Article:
Data management and statistical analysis
All personal data of the inmates including their identification, demographics, risk behaviors and laboratory findings were kept confidential. Codes were used to identify these subjects. All data were double entered by the investigators, using Microsoft Access version 97 (Microsoft Corporation, New York, USA). Potential HIV risk factors were examined using univariate and multivariate analyses. For association of categorical variables, Yate's corrected chi square test was used, except where the expected frequency is less than 5 and Fisher's exact test is recommended. Variables that were found statistically significant in the univariate analysis and biologically plausible, as determined by prior knowledge and suggested by literature, were included in the multivariate analysis. Multiple logistic regression analysis was used with anti-HIV status as the outcome variable (Intercooled version 6, Stata Corporation College Station, Texas, USA). Maximum likelihood ratio estimation was used to estimate the parameters and the goodness of fit was applied to assess various models during the model-fitting process. Likelihood ratio (LR) test was applied to assess statistical significance. Both crude odds ratio and adjusted odds ratios (ORs), with associated 95% confidence intervals (CIs) and p-values, were presented.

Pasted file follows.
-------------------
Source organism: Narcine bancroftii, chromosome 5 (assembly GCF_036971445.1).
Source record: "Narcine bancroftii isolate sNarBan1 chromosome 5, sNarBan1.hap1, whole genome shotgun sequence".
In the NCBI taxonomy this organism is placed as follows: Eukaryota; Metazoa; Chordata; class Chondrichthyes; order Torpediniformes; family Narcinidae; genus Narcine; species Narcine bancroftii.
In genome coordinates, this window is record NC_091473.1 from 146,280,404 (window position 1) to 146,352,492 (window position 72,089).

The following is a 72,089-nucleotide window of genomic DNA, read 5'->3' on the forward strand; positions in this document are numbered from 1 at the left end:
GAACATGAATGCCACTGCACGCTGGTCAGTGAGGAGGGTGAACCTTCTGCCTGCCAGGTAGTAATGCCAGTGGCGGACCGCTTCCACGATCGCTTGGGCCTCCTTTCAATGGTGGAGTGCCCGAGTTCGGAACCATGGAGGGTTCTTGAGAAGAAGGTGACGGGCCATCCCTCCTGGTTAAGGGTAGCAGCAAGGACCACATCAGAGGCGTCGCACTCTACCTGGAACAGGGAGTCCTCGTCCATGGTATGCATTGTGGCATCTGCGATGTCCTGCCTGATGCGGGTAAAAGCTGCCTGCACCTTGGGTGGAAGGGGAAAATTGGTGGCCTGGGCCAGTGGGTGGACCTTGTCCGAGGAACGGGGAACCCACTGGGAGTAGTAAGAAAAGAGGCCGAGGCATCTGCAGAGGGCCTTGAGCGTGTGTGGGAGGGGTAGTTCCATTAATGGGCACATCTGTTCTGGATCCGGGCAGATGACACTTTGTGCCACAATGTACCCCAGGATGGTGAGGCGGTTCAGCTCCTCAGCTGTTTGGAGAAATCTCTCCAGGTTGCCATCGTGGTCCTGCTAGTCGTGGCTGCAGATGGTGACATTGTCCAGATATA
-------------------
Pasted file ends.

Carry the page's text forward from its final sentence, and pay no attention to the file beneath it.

Drug use risks were assessed based on the inmates' injection history, history of attending drug abuse treatment clinic, and urine test for opiates at the time of enrolment. Injection history was further assessed based on duration of injection, presence or absence of infection scar(s), and history of sharing drug injection paraphernalia.